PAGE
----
Lord, How We Need Some 2KT
I understand that the first amendment’s original intent was to prevent in particular the establishment of a state church by Congress and to prevent in general the entanglement of federal government and the institutional churches. However, the Jeffersonian doctrine of the separation of church and state (not itself in the Constitution) has come to be understood as requiring the privatization of faith (believe what you will but keep it to yourself) and as confining the practice of faith to worshiping communities (require what you will in your houses of worship do not try to extend that to secular society or even to secondary religious institutions).
Separation of church and state has come to mean the separation of religion from society. And this idea has been been extended to absurd lengths. Some think that the public square must be absolutely naked. The defense of this requirement of full nudity is covered by the slogan “Separation of church and state!”.
But a recent court case has me sympathetic to slogan (as misused and misunderstood). It is the case is that of the Kountze, TX, cheerleaders who have a tradition of making banners with Bible verses. These banners are displayed on the fences of the school stadium. A big one is stretched between home goalposts for the team to break as they run through the banner to take the field.
Threatened by the Freedom from Religion Foundation, school officials banned the cheerleaders’ banners. Last season the cheerleaders, represented by the Liberty Institute, gained a temporary extension of the right of cheerleaders to continue to make and and display their banners. On May 9 of this year a state judge issued a permanent ruling that the cheerleaders may use Bible verses on their banners.
I know you are wondering what sorts of verses the cheerleaders use for their banners. Well, as you might expect, there is the verse whose reference (Philippians 4:13) Tim Tebow had etched in his eye black: “I can do all things through Christ who strengthens me.” Some of the other verses are, “Thanks be to God who gives us the victory through our Lord Jesus Christ,” “Let us run with endurance the race God has set before us,” and, “For it is God who is at work enabling you both to will and to act for his good purpose.”
The judge’s decision has been hailed as a great victory for freedom of speech (yes) and for freedom of religion (no) by Gov.Rick Perry, the Liberty Institute, the cheerleaders, their community, and by Christians around the country.
However, whatever we think of the ruling as law, we ought to be embarrassed by the cheerleaders’ banners.
To say they have used these verses without regard to the original context and intent is an understatement and exercise of restraint on my part. To say that they have at best trivialized and at worst blasphemed the Word of God is less restrained but not an overstatement.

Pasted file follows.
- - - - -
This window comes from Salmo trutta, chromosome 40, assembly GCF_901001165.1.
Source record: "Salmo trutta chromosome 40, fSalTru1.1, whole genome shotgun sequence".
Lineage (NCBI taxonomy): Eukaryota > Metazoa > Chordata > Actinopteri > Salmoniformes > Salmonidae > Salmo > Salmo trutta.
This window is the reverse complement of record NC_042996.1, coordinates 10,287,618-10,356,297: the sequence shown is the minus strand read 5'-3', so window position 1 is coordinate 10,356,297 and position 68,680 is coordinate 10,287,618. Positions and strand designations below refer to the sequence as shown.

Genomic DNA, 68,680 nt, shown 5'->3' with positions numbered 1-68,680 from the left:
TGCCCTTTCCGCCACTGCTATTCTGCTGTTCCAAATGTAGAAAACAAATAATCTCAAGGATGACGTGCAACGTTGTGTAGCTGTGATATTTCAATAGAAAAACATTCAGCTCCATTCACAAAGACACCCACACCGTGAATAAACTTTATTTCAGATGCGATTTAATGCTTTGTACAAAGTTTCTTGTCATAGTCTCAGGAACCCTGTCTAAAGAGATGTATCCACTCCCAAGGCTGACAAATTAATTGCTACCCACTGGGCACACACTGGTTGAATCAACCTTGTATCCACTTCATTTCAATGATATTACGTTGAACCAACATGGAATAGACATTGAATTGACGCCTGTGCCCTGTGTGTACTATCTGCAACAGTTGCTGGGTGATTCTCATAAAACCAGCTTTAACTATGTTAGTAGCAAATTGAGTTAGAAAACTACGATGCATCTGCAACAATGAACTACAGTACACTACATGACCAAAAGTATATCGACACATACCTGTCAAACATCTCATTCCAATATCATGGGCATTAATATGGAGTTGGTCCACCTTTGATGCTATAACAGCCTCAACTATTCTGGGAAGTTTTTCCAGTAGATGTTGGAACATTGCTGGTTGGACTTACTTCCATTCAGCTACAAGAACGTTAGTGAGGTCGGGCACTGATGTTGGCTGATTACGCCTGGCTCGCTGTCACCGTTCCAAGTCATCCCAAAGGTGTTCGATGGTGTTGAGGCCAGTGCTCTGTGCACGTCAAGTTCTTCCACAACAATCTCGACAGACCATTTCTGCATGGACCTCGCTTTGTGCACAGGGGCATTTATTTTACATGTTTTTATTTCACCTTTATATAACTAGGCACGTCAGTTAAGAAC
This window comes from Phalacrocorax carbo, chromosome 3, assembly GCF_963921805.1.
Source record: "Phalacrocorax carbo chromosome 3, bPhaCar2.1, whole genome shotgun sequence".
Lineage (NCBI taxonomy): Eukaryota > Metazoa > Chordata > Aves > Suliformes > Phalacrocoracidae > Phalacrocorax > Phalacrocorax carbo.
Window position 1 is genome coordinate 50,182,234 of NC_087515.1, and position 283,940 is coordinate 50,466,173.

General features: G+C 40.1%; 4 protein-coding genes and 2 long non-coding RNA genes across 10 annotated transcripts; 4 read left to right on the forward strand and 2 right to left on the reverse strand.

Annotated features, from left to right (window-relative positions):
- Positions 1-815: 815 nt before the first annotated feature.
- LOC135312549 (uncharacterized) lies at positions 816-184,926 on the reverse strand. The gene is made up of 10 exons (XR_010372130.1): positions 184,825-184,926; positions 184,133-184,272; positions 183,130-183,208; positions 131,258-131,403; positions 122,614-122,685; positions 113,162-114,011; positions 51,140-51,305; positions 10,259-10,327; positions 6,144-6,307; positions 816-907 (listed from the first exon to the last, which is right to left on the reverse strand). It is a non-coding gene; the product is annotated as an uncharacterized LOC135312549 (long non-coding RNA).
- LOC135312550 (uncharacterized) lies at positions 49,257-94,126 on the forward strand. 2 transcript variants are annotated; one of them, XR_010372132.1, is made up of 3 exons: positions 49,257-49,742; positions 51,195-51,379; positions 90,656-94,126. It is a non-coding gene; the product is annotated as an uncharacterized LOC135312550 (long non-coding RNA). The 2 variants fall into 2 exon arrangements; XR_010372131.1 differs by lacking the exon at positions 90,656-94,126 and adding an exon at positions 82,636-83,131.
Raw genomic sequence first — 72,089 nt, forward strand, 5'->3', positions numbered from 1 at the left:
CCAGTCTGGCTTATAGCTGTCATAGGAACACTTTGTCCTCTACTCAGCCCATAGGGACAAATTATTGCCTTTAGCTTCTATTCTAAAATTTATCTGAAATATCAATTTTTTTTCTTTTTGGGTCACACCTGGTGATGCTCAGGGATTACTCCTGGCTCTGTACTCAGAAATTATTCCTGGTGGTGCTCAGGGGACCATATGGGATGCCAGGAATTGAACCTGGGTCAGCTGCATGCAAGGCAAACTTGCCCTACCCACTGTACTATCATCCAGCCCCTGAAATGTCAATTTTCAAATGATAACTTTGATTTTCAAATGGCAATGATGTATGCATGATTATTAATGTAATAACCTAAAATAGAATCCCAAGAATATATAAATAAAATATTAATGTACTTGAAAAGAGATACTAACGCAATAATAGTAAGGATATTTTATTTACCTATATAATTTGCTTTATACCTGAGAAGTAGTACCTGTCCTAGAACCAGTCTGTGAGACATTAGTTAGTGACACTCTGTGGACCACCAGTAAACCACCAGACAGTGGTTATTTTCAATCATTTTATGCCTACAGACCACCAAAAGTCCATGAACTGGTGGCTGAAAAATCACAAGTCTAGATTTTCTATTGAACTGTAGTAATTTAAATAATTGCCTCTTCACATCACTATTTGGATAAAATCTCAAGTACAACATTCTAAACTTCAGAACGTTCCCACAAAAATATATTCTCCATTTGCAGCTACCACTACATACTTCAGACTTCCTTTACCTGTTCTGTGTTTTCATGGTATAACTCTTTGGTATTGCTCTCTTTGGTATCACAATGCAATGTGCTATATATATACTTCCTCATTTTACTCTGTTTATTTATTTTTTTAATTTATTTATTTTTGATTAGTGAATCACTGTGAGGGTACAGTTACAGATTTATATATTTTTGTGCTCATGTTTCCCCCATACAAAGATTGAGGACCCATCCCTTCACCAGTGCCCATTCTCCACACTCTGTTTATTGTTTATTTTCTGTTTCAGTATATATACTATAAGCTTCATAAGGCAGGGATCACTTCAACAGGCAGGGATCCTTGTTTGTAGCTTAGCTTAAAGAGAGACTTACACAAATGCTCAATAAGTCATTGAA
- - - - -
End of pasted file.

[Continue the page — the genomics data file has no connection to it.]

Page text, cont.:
I can hear some world-and-life-view advocates saying, “Yes, but don’t you know the Bible applies to all of life?” to which I respond, “No, I don't know that. To the contrary, I know it doesn’t - at least not in this way.” These cheerleaders and all who would support their banners (except on freedom of speech grounds) misinterpret and misuse the Word of God.
The holy Apostles wrote to encourage and strengthen believers struggling with sin, going through life’s ordinary trials and troubles, and facing persecution and martyrdom with the assurance of Christ’s present strengthening help and with the declaration of future victory through Christ’s defeat of death for himself and believers. The writers of Scripture did not write, even unknowingly, to motivate football players. Win one for the Gipper? Yes. Win one for and through Christ? Me genoito!
However, I am sure these cheerleaders and others will continue to use Bible verses, and so displaying the spirit of unity and charity, accepting defeat, and wanting to spare them flipping through their Bibles looking for new material I have some suggestions for 2013. “You shall break them with a rod of iron dash them to pieces like a potter’s vessel” (Psalm 2:9). “O God, break the teeth in their mouths” (Psalm 58:6). (There’s some smash mouth football for ya.)
But there are other ways to go which might show equally how the Bible applies to all of life.” How about, “The meek shall inherit the earth” (Matthew 5:5), or, “Be kind one to another” (Ephesians 4:32), or, “Do nothing out of rivalry or conceit, but in humility count others more significant than yourselves” (Philippians 2:3).
But, expecting they will not want to go this direction, I have another possibility, “I wish that those who unsettle you would emasculate themselves” (Galatians 5:12) Perhaps Jackie Sherrill had this verse in mind when in 1992 he had the 400 pound bull, Wild Willie, castrated in front of his Mississippi State Bulldogs.